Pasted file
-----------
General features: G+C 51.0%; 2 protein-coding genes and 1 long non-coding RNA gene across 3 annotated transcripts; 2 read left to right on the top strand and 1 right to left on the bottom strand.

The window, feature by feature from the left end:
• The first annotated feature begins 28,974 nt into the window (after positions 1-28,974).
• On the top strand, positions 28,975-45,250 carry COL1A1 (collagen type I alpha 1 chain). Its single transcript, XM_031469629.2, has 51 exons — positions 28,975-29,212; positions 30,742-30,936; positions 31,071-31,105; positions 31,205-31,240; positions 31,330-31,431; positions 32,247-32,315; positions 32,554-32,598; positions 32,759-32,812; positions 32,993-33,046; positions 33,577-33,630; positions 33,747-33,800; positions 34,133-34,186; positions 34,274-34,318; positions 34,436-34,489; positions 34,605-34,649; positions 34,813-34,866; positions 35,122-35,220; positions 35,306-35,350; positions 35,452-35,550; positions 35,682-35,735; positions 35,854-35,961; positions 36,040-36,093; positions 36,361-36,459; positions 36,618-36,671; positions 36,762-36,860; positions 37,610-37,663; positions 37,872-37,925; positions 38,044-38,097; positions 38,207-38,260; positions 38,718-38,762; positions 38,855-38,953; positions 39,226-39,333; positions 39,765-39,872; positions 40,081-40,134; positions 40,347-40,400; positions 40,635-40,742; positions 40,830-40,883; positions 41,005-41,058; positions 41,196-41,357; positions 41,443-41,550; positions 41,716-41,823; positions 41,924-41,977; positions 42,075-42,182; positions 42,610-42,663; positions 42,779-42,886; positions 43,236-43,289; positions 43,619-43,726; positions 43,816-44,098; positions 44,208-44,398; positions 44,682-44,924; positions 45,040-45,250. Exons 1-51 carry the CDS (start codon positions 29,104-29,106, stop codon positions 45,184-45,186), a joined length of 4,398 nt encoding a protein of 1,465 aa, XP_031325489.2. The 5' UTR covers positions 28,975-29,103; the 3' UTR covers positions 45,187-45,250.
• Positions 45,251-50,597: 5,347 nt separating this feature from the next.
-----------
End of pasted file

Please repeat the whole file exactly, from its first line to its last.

General features: G+C 51.0%; 2 protein-coding genes and 1 long non-coding RNA gene across 3 annotated transcripts; 2 read left to right on the top strand and 1 right to left on the bottom strand.

The window, feature by feature from the left end:
• The first annotated feature begins 28,974 nt into the window (after positions 1-28,974).
• On the top strand, positions 28,975-45,250 carry COL1A1 (collagen type I alpha 1 chain). Its single transcript, XM_031469629.2, has 51 exons — positions 28,975-29,212; positions 30,742-30,936; positions 31,071-31,105; positions 31,205-31,240; positions 31,330-31,431; positions 32,247-32,315; positions 32,554-32,598; positions 32,759-32,812; positions 32,993-33,046; positions 33,577-33,630; positions 33,747-33,800; positions 34,133-34,186; positions 34,274-34,318; positions 34,436-34,489; positions 34,605-34,649; positions 34,813-34,866; positions 35,122-35,220; positions 35,306-35,350; positions 35,452-35,550; positions 35,682-35,735; positions 35,854-35,961; positions 36,040-36,093; positions 36,361-36,459; positions 36,618-36,671; positions 36,762-36,860; positions 37,610-37,663; positions 37,872-37,925; positions 38,044-38,097; positions 38,207-38,260; positions 38,718-38,762; positions 38,855-38,953; positions 39,226-39,333; positions 39,765-39,872; positions 40,081-40,134; positions 40,347-40,400; positions 40,635-40,742; positions 40,830-40,883; positions 41,005-41,058; positions 41,196-41,357; positions 41,443-41,550; positions 41,716-41,823; positions 41,924-41,977; positions 42,075-42,182; positions 42,610-42,663; positions 42,779-42,886; positions 43,236-43,289; positions 43,619-43,726; positions 43,816-44,098; positions 44,208-44,398; positions 44,682-44,924; positions 45,040-45,250. Exons 1-51 carry the CDS (start codon positions 29,104-29,106, stop codon positions 45,184-45,186), a joined length of 4,398 nt encoding a protein of 1,465 aa, XP_031325489.2. The 5' UTR covers positions 28,975-29,103; the 3' UTR covers positions 45,187-45,250.
• Positions 45,251-50,597: 5,347 nt separating this feature from the next.